Gone with the wind...

Part Two: The French Polynesian Islands to Vanuatu South West Pacific

Gone with the wind...

White-sand beaches, vibrant marine life, lush volcanic peaks and a colourful history. The World ARC Rally finds itself in Pacific paradise.

By Stephen Hyde, Oyster 56 A Lady


As part of the World ARC rally fleet we enjoyed a period of free cruising during our visit to the French Polynesian Islands. For us, that was from the date of our arrival in Porto Ayora, Hiva Oa, on the 24th March 2010 until we all gathered ready to leave Bora Bora on the 13th May 2010.

The Marquesas Islands are truly beautiful and, bizarrely, one of our lasting memories of the area are the cocks crowing all night, every night. They became part of our daily choir in the background and, on land, they run wild all over these beautifully maintained and manicured islands.

We spent a few days exploring the Island of Hiva Oa and visiting all the sacrificial sites, where they buried the skulls of their human prey or sacrifices amongst the roots of the adjacent Banyan trees. We also visited Paul Gauguin’s House and Museum and had dinner at the French operated Hanakee Pearl Lodge Hotel.

A few days later, we headed 42 miles southeast to Fatu Hiva. We had a great sail, a very stiff breeze on the port side made for a very different type of sailing to what we had become used to. We dropped anchor in ‘Th e Bay of Virgins’, a famously beautiful anchorage.

A small group of us from four different yachts booked dinner ashore, in what turned out to be a family home and one of the more interesting meals we experienced anywhere on the trip. Most of the food was raw marinated fish in coconut oil, with a variety of locally grown fruits, including the famous ‘bread fruit’. When dinner was finished, the owner, his wife and their children brought out their guitars and, with some of our own guitar players, gave us a great night’s entertainment. Refreshments consisted of homemade juices – no alcohol. It was definitely a night to remember.

Three days later, we set sail again, north this time to Tahuata where we spent one night before moving on to Ua Pou, a very mountainous island, which proved to be very different to the others in the group. It was Easter when we arrived and the churches of all denominations were clearly trying to out do each other when it came to church décor and singing. The choirs were simply wonderful! We discovered that church music and choirs got bigger and better as we sailed west through all the different islands throughout the Pacific. If these choirs represent a taste of ‘Heaven’ then we want to go there, but just not right now...

After three nights in Ua Pou we headed north again to Nuka Hiva, this is one of the designated islands for clearing in or out of the Marquesas Islands, and as we were about to head southwest to the Tuamotus Islands, we needed clearance and to fill up with diesel.

We spent a relaxing few days in Nuka Hiva and eventually sailed south on the 8th April. The weather for our three days at sea was simply perfect with a very light south easterly breeze and flat sea. We slept on deck most nights and enjoyed gazing at all those twinkling little stars dancing out all night especially for us (well that’s what we thought at the time).


We had never heard of these islands or ‘archipelago’ (a total of 76 atolls or islands) until we arrived in the Marquesas Islands. We soon discovered that they are beautiful and well worth a visit.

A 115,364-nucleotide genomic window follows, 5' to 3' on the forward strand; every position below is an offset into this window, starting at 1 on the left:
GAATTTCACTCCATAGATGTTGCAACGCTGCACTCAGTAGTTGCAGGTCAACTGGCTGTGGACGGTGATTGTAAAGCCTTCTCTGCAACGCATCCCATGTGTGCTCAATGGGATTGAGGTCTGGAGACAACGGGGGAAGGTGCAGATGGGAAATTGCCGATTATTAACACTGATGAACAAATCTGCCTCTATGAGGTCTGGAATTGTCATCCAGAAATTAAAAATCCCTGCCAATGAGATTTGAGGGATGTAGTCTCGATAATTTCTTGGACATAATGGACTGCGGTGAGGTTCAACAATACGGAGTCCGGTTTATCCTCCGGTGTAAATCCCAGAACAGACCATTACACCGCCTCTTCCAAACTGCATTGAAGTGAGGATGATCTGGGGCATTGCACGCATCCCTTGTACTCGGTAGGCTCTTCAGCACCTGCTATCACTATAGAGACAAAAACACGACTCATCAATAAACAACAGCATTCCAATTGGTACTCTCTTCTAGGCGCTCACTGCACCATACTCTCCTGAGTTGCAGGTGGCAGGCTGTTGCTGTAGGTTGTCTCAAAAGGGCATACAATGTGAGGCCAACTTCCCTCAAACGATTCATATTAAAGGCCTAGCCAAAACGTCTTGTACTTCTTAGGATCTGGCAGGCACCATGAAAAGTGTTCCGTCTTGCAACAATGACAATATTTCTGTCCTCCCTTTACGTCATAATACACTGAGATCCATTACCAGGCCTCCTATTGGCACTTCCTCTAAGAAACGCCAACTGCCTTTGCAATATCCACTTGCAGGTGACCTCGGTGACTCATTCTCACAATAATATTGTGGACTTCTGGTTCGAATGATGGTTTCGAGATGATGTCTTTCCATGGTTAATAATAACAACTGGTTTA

The first island we chose to explore was Manihi. However, the cruising guides that we read on the way there very nearly put us off. The book said that the sand bar at the entrance was only 2 metres deep (we draw 2.5 metres) and the current through the narrow entrance was so strong that most yachts would not get inside the lagoon. However, we never had less than 2.5 metres under our keel and the maximum current we encountered was a mere 3 knots as we sailed into the lagoon before rolling up the sails. And, what an experience! This huge coral reef, covered in palm trees surrounding a big lagoon was just perfect. We motored over and dropped anchor outside the ‘Manihi Pearl Beach Resort’ where all the guest rooms stand on stilts in the deep blue waters of the lagoon. We really felt we had arrived in paradise.

We had a number of cruising guides on board for the Pacific and the other oceans we planned to cross, but the Pacific in particular, as this was our first long distance trip and in some respects was a venture into the unknown for us. The books were a great support, but you have to make up your own mind about what to do and where to go. If we had taken the advice of the cruising guides, we would never have gone near Manihi and would have missed a near perfect paradise. Another thing the guides implied was that we would be devoured by mosquitoes and sand flies if we went ashore. In fact we hardly came across any of these pests and certainly not enough to bother us... if you want to see mosquitoes, then take a trip to Scotland in the autumn!

Everyday we went swimming in paradise, always being mindful of the strong currents that flow through all these atolls. The coral heads were great for snorkelling and there were plenty of these, usually surrounded by hundreds of beautifully coloured fish. However, great care needed to be taken to avoid getting the anchor stuck in one.

Our next stop was Rangiroa, another paradise where Donal and I took diving lessons. One evening we went ashore with some crews from some of the other rally yachts ashore, to a restaurant called ‘Les Relais de Josephine’, where we enjoyed an excellent meal of crab and lobster. However, it was as expensive as eating out in London. In fact, the whole of the French Polynesian Islands were very expensive. No wonder nearly all the cars on the islands are brand new!

From Rangiroa, we sailed 45 miles or so south in a very fresh breeze to the Island of Tikehau. Navigating our way through Tikehau was tricky with all the shallow corals, but they had plenty of markers, which made life much easier. We eventually dropped anchor at dusk and admired the beautiful pink beach of Tikehau Pearl Lodge.